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All I Want For Christmas
Mark Rasch, 2006-12-18

Mark Rasch takes a step back and offers his holiday and New Year's wish list of all things security - items that should exist, be made available and be easy to use for everyone over the coming year.

It is traditional this time of year for people to make lists of what they want for the holidays. You know, a Nintendo Wii, a PS3, a Treo 700p... depending on whether you have been naughty or nice (I hope you all are taking notes). But for the information security-minded, I have developed my own personal wish list of technologies and applications which, as both a lawyer and an information security professional, I would like to see both developed and implemented in the coming year. Now I know that individual aspects of these technologies actually already exist - some of them for many many years. And I know that niche products may meet some or all of the goals I want to achieve here. I welcome comments about how a particular technology may meet the needs. What I want for Christmas (or Hanukkah, Kwanzaa, Eid, or whatever) is a solution that works seamlessly and with no user input. So here is my Christmas list:

1. Easy encryption

Lets face it, communications and files are not secure. What I want is to send an e-mail just the way I always do: look up an address (or click on a link, or retrieve a stored address) and have it sent in a way that cannot be intercepted, read or interfered with by anyone other than the intended recipient. Oh, and authentication of both the sender and receiver would be nice as well, so I can block spam more easily, and so the recipient can know the mail came from me. I want this done with little or no overhead costs, and no user input. I just want to send secure e-mail.

The files on my computer also should be encrypted seamlessly and effortlessly. In other words, when (note I say when, and not if) I lose my laptop computer, I want to know that the only thing they got that was useful was the hardware itself no data, and I mean absolutely no data should be compromised. Imagine if the Veterans Administration had something like that. Yeah, I know RSA and PGP have programs that do this, and that Vista will do the same thing, but I want it to be idiot-proof, or at least idiot resistant. I want the stuff scrambled without my input. So much for data breach notifications.

On the other hand, as an administrator, manager or compliance officer, I want to be able to monitor everything going on inside the company. I want free range (with appropriate auditing) to look at any files within the company I need to see. Nobody said this was going to be easy or even possible. Remember, as Ralph Waldo Emerson said, a foolish consistency is the hobgoblin of little minds.

2. Know what you know... search for the rest

I can conduct a Google search of a few billion web pages in about 3.2 seconds, including the use of boolean searches, key word searches, and other kinds of searches to find relevant information. But, as a lawyer and litigator, if I get a document request in discovery for all documents relating to the Jones contract, it takes months to sort through all the files in the company and index them to find the right documents. In fact, most companies see the process of inventorying, collating and examining documents as a necessary evil in preparation for or in response to litigation or threats of litigation.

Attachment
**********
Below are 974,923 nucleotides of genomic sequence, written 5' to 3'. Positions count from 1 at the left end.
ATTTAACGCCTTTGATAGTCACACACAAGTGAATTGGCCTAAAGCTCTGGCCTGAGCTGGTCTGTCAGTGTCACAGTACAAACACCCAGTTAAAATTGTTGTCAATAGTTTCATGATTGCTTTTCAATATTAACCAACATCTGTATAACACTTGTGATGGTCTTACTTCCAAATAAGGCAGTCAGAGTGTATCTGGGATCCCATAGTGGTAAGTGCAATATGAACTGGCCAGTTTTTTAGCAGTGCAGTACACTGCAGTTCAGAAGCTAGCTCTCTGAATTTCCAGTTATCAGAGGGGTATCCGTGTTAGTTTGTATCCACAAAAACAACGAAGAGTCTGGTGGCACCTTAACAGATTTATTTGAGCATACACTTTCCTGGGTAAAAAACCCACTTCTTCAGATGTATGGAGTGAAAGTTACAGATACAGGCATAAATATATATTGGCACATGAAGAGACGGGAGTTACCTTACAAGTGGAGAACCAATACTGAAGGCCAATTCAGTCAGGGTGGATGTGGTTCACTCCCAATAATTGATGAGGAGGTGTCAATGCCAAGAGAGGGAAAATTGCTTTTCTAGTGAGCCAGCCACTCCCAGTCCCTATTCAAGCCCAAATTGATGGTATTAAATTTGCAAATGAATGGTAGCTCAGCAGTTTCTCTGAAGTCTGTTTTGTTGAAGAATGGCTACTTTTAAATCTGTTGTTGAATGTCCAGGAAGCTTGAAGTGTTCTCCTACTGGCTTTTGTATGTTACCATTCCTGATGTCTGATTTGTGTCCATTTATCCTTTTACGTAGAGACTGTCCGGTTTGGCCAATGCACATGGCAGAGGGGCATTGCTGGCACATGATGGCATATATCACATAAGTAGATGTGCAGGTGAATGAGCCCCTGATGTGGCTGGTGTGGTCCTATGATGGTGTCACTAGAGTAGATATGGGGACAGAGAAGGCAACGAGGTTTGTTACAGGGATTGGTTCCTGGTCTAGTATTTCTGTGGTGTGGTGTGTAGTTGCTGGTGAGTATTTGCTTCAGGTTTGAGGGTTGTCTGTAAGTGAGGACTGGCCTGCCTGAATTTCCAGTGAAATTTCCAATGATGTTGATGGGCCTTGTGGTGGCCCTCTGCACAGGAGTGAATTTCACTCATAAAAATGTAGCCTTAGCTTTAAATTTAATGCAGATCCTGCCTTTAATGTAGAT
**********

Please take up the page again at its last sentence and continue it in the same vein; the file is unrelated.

What this means as a practical matter is that the company is spending money and resources to help out the person suing them to learn what happened in a particular transaction or series of transactions. This is silly. What a company should be able to do is to conduct a search of all documents oh, and I mean all documents (documents, spreadsheets, e-mails, instant messages, chat sessions) within the company (on every desktop, laptop, and server anywhere in the world) no matter how it is maintained (or stored on i Pod, thumb drive, and so on) It should be able to find these documents long before and irrespective of any litigation.

The law presumes that a collective entity known as a company, a partnership, or a government agency knows everything that any part of that entity knows. So if Employee X in Chicago knows one thing, and Employee Y in Santiago Chile knows something else, then the Company knows both things. We all know that this presumption is absurd. The problem is, as a decision maker, you should have the ability to at least find the information that is collected within the IT systems of the company as easily as you could find a decent pair of tennis shoes. Moreover, you shouldn't wait for a lawsuit to do this. It is important to know what you know as you are making decisions, not afterwards.

Of course, this would require not only indexing and searching every bit of digital information within the enterprise, but also deciding in advance who would have the authority to search for these files, and for what purposes. Oh, and remember where I said above that everything in the company would be encrypted? Again, consistency is not essential here, we are talking Santa Claus today. This is a wish list. If Santa can fit down the chimney of my gas powered fireplace, surely he can do this.

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Mark D. Rasch is an attorney and technology expert in the areas of intellectual property protection, computer security, privacy and regulatory compliance. He formerly worked at the Department of Justice, where he was responsible for the prosecution of Robert Morris, the Cornell University graduate student responsible for the so-called Morris Worm and the investigations of the Hannover hackers featured in Clifford Stoll’s book, "The Cuckoo’s Egg."
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